“They paused a little within the obscurity of the corridor, and just to reassure themselves that everything was ‘all right’” Frontispiece.
“She looked upon an unmasked, noble countenance, lifted her own mask a little, and then a little more; and then shut it quickly”.
“The daughter of the Natchez sitting in majesty, clothed in many-colored robes of shining feathers crossed and recrossed with girdles of serpent-skins and of wampum”.
“Aurora,—alas! alas!—went down upon her knees with her gaze fixed upon the candle’s flame”.
“The young man with auburn curls rested the edge of his burden upon the counter, tore away its wrappings and disclosed a painting”.
“Silently regarding the intruder with a pair of eyes that sent an icy chill through him and fastened him where he stood, lay Palmyre Philosophe”.
“On their part, they would sit in deep attention, shielding their faces from the fire, and responding to enunciations directly contrary to their convictions with an occasional ‘yes-seh,’ or ‘ceddenly,’ or ‘of coze,’ or,—prettier affirmation still,—a solemn drooping of the eyelids”.
“Bras-Coupe was practically declaring his independence on a slight rise of ground hardly sixty feet in circumference and lifted scarce above the water in the inmost depths of the swamp”.
“’Ma lill dotter, wad dad meggin you cry? Iv you will tell me wad dad mague you cry, I will tell you—on ma second word of honor’—she rolled up her fist—’juz wad I thing about dad ‘Sieur Frowenfel!’”.
“His head was bowed, a heavy grizzled lock fell down upon his dark, frowning brow, one hand clenched the top of his staff, the other his knee, and both trembled violently”.
“The tall figure of Palmyre rose slowly and silently from her chair, her eyes lifted up and her lips moving noiselessly. She seemed to have lost all knowledge of place or of human presence”.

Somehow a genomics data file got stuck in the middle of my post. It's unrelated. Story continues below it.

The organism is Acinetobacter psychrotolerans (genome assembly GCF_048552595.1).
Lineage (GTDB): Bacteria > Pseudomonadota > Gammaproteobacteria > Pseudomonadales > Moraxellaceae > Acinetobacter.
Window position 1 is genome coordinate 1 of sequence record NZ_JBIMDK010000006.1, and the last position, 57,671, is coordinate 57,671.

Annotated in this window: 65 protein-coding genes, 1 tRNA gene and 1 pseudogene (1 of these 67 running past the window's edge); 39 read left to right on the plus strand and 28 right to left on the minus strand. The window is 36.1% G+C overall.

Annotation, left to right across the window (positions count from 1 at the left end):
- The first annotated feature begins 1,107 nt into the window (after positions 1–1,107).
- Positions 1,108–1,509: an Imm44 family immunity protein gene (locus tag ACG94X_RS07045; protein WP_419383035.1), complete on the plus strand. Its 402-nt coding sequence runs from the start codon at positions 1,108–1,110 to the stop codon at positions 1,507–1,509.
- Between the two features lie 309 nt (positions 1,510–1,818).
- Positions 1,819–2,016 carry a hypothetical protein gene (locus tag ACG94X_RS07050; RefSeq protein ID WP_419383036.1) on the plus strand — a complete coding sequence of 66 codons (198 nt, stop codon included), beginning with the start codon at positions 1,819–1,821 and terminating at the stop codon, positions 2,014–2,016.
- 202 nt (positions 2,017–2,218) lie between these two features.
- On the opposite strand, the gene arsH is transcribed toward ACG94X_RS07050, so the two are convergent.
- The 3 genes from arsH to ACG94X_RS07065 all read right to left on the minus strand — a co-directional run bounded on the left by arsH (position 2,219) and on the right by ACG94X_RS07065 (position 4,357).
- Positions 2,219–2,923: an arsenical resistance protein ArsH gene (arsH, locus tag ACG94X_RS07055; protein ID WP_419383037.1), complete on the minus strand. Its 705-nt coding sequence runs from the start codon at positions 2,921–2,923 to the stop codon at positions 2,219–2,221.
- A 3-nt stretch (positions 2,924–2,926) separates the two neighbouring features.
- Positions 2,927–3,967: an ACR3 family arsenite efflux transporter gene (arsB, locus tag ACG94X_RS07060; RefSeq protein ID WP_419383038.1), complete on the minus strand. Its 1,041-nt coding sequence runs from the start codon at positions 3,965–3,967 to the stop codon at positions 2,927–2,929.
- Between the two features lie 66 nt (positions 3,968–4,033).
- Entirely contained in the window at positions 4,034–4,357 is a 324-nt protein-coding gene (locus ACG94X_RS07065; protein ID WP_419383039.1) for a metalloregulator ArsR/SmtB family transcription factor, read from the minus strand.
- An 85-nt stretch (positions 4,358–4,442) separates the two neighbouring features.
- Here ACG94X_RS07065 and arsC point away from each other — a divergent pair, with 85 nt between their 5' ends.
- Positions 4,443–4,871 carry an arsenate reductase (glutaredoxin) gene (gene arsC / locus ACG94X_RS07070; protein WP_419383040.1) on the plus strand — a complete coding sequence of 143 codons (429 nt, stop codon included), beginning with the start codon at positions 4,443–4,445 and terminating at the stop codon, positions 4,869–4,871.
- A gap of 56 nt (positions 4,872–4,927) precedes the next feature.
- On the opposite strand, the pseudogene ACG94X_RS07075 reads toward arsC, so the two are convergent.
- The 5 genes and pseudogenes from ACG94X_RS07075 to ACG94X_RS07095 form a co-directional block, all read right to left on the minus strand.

“They turned in a direction opposite to the entrance and took chairs in a cool nook of the paved court, at a small table where the hospitality of Clemence had placed glasses of lemonade”.
In addition to the foregoing, the stories are illustrated with eight smaller photogravures from drawings by Mr. Herter.
It was in the Theatre St. Philippe (they had laid a temporary floor over the parquette seats) in the city we now call New Orleans, in the month of September, and in the year 1803. Under the twinkle of numberless candles, and in a perfumed air thrilled with the wailing ecstasy of violins, the little Creole capital’s proudest and best were offering up the first cool night of the languidly departing summer to the divine Terpsichore. For summer there, bear in mind, is a loitering gossip, that only begins to talk of leaving when September rises to go. It was like hustling her out, it is true, to give a select bal masque at such a very early—such an amusingly early date; but it was fitting that something should be done for the sick and the destitute; and why not this? Everybody knows the Lord loveth a cheerful giver.